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  1. Gupta, Sanjeev & Clements, Benedict & Bhattacharya, Rina & Chakravarti, Shamit, 2004. "Fiscal consequences of armed conflict and terrorism in low- and middle-income countries," European Journal of Political Economy, Elsevier, Elsevier, vol. 20(2), pages 403-421, June.
  2. repec:rus:hseeco:72137 is not listed on IDEAS
  3. Rodrik, Dani, 2000. "Institutions For High-Quality Growth: What They Are And How To Acquire Them," CEPR Discussion Papers, C.E.P.R. Discussion Papers 2370, C.E.P.R. Discussion Papers.
  4. Acemoglu, Daron & Johnson, Simon & Robinson, James & Thaicharoen, Yunyong, 2003. "Institutional causes, macroeconomic symptoms: volatility, crises and growth," Journal of Monetary Economics, Elsevier, Elsevier, vol. 50(1), pages 49-123, January.
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Cited by:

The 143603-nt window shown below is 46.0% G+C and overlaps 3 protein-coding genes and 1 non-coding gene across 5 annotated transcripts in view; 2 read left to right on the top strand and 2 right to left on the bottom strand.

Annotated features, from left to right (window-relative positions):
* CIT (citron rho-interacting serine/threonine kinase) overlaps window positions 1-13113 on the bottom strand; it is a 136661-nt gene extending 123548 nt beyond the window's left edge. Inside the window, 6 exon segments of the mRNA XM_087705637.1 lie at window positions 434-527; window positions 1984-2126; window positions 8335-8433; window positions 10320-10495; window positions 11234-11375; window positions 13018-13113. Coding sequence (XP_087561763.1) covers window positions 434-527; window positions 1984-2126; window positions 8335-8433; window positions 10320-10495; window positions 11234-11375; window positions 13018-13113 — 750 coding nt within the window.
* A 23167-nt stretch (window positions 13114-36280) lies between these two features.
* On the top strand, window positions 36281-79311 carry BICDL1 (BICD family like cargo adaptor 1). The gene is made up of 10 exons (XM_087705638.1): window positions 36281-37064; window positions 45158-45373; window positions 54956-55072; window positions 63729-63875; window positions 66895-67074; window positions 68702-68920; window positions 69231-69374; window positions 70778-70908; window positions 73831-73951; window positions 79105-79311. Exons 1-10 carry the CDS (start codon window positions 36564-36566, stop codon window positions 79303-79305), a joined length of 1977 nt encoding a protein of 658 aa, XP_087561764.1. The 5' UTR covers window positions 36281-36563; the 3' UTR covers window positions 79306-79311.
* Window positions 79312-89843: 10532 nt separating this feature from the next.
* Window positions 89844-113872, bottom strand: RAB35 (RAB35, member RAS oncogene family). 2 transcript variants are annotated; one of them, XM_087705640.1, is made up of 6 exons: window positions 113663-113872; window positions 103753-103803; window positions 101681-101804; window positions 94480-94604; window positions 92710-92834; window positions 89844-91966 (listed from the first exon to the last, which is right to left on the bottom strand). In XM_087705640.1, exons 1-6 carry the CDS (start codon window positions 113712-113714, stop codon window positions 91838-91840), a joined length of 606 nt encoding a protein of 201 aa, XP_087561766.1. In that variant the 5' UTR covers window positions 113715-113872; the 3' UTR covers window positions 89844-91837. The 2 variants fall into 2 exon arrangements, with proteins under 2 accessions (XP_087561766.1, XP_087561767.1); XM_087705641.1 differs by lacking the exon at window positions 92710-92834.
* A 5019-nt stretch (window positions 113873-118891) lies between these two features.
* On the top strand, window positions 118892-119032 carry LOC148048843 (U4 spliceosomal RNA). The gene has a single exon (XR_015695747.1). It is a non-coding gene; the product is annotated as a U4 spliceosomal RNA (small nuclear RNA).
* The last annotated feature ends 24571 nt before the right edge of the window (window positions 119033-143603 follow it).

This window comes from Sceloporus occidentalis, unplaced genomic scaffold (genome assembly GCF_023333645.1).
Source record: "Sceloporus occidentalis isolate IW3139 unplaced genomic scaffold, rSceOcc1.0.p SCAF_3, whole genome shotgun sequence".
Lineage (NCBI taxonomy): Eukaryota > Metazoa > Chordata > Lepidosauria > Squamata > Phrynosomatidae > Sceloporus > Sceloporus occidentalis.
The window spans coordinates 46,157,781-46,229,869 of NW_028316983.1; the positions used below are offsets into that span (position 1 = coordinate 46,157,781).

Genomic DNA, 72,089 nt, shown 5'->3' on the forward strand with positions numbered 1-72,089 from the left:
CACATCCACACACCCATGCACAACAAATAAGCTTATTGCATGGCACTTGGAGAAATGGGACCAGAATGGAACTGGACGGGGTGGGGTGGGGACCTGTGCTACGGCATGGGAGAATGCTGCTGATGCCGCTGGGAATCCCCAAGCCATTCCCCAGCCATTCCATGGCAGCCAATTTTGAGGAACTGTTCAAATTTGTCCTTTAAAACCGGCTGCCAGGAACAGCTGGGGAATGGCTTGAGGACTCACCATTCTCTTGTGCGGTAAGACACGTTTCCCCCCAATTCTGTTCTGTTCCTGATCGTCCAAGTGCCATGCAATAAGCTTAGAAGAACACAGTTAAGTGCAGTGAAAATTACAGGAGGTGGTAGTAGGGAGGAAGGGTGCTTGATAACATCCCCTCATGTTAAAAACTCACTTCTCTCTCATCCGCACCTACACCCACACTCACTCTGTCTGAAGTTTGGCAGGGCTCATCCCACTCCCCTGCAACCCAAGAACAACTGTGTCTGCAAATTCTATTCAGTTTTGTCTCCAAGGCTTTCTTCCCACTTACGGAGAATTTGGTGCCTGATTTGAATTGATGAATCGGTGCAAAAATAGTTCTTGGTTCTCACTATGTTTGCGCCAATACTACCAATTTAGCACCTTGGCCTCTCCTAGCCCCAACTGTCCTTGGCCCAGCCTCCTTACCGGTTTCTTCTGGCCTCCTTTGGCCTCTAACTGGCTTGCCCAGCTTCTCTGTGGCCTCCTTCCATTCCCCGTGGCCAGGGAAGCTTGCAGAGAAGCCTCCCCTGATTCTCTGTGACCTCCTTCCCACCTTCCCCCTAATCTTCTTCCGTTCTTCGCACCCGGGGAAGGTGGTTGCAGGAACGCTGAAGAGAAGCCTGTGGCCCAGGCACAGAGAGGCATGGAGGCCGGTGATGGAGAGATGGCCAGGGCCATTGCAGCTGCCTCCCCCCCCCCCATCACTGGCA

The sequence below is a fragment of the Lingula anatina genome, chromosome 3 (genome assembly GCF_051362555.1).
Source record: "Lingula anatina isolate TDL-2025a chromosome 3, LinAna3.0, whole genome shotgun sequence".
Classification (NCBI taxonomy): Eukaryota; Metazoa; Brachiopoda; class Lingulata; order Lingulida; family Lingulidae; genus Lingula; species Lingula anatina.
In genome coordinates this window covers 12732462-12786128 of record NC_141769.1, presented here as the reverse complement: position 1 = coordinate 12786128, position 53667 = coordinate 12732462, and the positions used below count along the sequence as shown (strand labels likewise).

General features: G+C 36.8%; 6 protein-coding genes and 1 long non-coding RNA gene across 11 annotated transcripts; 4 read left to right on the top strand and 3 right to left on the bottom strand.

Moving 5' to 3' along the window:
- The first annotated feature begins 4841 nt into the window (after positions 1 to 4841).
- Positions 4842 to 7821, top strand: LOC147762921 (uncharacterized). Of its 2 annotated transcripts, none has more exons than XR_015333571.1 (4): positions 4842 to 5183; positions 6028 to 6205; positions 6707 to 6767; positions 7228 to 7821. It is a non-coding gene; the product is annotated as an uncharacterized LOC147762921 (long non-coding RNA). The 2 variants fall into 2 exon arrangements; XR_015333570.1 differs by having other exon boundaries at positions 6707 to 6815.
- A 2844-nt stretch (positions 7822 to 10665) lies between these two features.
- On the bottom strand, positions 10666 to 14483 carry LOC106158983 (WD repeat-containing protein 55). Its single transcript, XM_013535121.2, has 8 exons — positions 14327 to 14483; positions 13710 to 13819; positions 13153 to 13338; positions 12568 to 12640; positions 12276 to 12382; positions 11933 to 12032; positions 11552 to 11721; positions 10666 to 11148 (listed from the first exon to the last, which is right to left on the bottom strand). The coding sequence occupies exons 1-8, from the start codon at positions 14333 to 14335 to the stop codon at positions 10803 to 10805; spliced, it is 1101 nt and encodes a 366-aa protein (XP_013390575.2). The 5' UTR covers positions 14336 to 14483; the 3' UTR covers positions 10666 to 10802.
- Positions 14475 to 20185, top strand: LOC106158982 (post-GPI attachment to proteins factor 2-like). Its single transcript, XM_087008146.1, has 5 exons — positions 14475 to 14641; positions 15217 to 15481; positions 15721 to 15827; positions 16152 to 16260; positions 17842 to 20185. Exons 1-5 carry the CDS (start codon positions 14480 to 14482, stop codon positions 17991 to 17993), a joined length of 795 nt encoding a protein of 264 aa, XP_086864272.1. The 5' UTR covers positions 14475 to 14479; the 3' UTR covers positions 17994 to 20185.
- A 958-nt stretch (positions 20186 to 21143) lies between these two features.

1. James K. Boyce, 2007. "Public finance, aid and post-conflict recovery," UMASS Amherst Economics Working Papers, University of Massachusetts Amherst, Department of Economics 2007-09, University of Massachusetts Amherst, Department of Economics.
  2. Gupta, Sanjeev, 2008. "Enhancing Effective Utilization of Aid in Fragile States," Working Paper Series, World Institute for Development Economic Research (UNU-WIDER) RP2008/07, World Institute for Development Economic Research (UNU-WIDER).
  3. James Boyce, 2008. "Post-Conflict Recovery: Resource Mobilization and Peacebuilding," Working Papers, Political Economy Research Institute, University of Massachusetts at Amherst wp159, Political Economy Research Institute, University of Massachusetts at Amherst.
  4. James Boyce, 2007. "Public Finance, Aid and Post-Conflict Recovery," Working Papers, Political Economy Research Institute, University of Massachusetts at Amherst wp140, Political Economy Research Institute, University of Massachusetts at Amherst.